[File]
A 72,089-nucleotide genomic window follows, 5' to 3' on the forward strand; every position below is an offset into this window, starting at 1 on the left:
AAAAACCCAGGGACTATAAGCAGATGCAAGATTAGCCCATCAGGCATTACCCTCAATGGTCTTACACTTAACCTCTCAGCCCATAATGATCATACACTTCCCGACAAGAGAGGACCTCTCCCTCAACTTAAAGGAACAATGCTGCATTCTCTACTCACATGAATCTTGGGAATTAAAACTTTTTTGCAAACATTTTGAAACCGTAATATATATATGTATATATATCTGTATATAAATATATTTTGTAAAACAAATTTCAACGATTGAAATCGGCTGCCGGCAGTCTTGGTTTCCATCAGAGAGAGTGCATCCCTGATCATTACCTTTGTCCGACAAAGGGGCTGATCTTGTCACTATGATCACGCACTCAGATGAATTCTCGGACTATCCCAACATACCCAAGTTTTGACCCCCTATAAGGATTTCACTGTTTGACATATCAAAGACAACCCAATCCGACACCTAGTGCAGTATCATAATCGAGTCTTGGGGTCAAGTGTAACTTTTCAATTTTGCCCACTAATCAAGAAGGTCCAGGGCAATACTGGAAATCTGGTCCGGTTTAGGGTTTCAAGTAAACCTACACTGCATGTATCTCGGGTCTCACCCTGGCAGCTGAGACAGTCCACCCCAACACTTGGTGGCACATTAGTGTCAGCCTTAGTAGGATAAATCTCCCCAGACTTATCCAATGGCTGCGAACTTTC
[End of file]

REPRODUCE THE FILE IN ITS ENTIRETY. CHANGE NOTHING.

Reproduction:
A 72,089-nucleotide genomic window follows, 5' to 3' on the forward strand; every position below is an offset into this window, starting at 1 on the left:
AAAAACCCAGGGACTATAAGCAGATGCAAGATTAGCCCATCAGGCATTACCCTCAATGGTCTTACACTTAACCTCTCAGCCCATAATGATCATACACTTCCCGACAAGAGAGGACCTCTCCCTCAACTTAAAGGAACAATGCTGCATTCTCTACTCACATGAATCTTGGGAATTAAAACTTTTTTGCAAACATTTTGAAACCGTAATATATATATGTATATATATCTGTATATAAATATATTTTGTAAAACAAATTTCAACGATTGAAATCGGCTGCCGGCAGTCTTGGTTTCCATCAGAGAGAGTGCATCCCTGATCATTACCTTTGTCCGACAAAGGGGCTGATCTTGTCACTATGATCACGCACTCAGATGAATTCTCGGACTATCCCAACATACCCAAGTTTTGACCCCCTATAAGGATTTCACTGTTTGACATATCAAAGACAACCCAATCCGACACCTAGTGCAGTATCATAATCGAGTCTTGGGGTCAAGTGTAACTTTTCAATTTTGCCCACTAATCAAGAAGGTCCAGGGCAATACTGGAAATCTGGTCCGGTTTAGGGTTTCAAGTAAACCTACACTGCATGTATCTCGGGTCTCACCCTGGCAGCTGAGACAGTCCACCCCAACACTTGGTGGCACATTAGTGTCAGCCTTAGTAGGATAAATCTCCCCAGACTTATCCAATGGCTGCGAACTTTC